At the recent American Society of Hematology Annual Meeting, Prashant Kapoor, MD, Assistant Professor of Hematology at Mayo Clinic, Rochester, Minnesota, agreed that CTL019 is a promising, exciting, and novel approach to treating patients with advanced B-cell hematologic malignancies.
“Although still in the preliminary stages of development, and offered only by very few centers, the ability of CTL019 cells to achieve sustained remissions makes them particularly attractive for patients with refractory diseases. The central nervous system (CNS) can occasionally serve as a sanctuary site for leukemia cells. CTL019 cells appear to efficiently migrate to the CNS and could prevent CNS relapse,” Dr. Kapoor said.
Cytokine Release Syndrome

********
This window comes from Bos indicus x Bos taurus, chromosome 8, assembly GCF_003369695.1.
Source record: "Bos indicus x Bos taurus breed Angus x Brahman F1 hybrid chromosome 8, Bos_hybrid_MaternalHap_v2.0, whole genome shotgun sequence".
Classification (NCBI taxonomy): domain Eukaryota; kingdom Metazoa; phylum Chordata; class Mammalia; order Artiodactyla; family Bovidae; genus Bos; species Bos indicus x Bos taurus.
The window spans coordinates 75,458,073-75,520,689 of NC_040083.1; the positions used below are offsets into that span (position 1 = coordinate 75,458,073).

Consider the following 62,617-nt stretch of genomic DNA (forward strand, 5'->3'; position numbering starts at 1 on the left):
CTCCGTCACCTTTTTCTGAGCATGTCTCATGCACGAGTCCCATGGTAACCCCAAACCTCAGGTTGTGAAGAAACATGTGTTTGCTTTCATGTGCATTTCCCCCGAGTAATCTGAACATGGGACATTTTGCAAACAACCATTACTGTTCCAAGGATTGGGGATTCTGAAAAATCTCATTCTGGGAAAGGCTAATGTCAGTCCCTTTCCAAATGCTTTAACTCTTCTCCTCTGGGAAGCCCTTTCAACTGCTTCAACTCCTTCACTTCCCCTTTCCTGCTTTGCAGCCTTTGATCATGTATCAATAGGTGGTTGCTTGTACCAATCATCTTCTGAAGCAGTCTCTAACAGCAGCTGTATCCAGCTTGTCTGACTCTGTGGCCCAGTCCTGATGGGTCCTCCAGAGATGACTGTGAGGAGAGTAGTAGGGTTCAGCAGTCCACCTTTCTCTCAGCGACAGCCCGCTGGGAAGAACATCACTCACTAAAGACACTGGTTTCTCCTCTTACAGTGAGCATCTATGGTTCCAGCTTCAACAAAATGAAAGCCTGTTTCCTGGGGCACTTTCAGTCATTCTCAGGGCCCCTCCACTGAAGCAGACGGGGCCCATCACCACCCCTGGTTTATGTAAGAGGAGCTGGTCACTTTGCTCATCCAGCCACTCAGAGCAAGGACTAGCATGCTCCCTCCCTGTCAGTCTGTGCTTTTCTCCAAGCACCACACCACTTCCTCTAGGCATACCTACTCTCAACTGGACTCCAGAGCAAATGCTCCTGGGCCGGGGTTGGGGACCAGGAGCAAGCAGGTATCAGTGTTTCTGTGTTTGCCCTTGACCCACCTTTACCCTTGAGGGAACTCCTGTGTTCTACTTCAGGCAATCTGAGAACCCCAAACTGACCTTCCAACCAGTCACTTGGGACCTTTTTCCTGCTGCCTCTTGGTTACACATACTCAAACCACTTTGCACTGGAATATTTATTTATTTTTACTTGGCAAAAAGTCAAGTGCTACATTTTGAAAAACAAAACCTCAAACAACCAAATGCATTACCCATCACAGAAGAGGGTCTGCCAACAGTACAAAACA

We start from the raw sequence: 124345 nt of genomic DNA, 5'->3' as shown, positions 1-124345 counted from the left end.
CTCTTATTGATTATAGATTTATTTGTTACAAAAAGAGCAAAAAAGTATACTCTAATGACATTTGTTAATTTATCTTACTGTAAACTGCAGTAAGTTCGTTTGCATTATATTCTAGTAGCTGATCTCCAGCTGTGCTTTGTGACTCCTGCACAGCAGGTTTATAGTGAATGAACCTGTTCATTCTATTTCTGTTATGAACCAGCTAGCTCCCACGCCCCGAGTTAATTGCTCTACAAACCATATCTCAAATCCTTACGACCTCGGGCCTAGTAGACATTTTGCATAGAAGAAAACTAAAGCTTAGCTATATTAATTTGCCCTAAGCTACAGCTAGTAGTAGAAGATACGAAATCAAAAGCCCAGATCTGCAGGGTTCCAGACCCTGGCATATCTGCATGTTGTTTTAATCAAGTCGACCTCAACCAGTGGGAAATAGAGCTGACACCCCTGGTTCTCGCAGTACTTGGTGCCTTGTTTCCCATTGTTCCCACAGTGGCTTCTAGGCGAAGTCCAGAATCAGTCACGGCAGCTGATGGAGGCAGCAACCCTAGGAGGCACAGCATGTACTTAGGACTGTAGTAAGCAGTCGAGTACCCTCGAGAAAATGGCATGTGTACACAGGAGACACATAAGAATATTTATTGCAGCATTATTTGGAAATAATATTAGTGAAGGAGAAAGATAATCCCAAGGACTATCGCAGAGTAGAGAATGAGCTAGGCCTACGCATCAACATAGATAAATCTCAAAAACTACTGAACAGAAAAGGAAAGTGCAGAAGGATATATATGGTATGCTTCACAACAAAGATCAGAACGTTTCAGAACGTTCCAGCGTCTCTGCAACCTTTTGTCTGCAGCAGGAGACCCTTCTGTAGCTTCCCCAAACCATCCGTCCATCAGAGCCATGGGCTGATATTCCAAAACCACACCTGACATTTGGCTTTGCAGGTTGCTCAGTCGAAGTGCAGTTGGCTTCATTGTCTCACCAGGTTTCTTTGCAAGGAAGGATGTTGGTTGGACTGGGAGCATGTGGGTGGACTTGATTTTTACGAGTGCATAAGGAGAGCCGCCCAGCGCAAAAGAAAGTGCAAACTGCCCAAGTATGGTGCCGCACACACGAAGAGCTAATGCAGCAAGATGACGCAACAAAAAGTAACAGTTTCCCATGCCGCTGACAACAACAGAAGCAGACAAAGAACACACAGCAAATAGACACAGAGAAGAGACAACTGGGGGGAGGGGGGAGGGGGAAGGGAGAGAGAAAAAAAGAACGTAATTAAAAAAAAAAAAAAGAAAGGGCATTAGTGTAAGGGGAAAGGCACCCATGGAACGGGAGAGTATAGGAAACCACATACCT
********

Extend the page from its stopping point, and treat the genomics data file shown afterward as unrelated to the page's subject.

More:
He noted that close monitoring is required after the single-infusion therapy because of the possibility of cytokine release syndrome reported in several of the small trials. In more recent trials, tocilizumab (an anti–interleukin-6 drug) has been effective.
Despite this potential side effect, he continued, “Immune therapies typically have a favorable long-term toxicity profile. Unfortunately, relapses with subclones that do not express CD19 (‘CD19 escape cells’) have been shown to occur, but could theoretically be circumvented by simultaneously targeting antigens other than CD19.”
Some of the current investigations are, in fact, targeting other antigens. ■
Disclosure: Dr. Kapoor reported no potential conflicts of interest.
Reports have been trickling in from centers conducting research on the use of chimeric antigen receptor–modified T cells (CAR-T) in hematologic cancer, and the news is encouraging. When directed against CD19, such personalized therapeutic T cells are known as CTL019, and small pilot trials of this...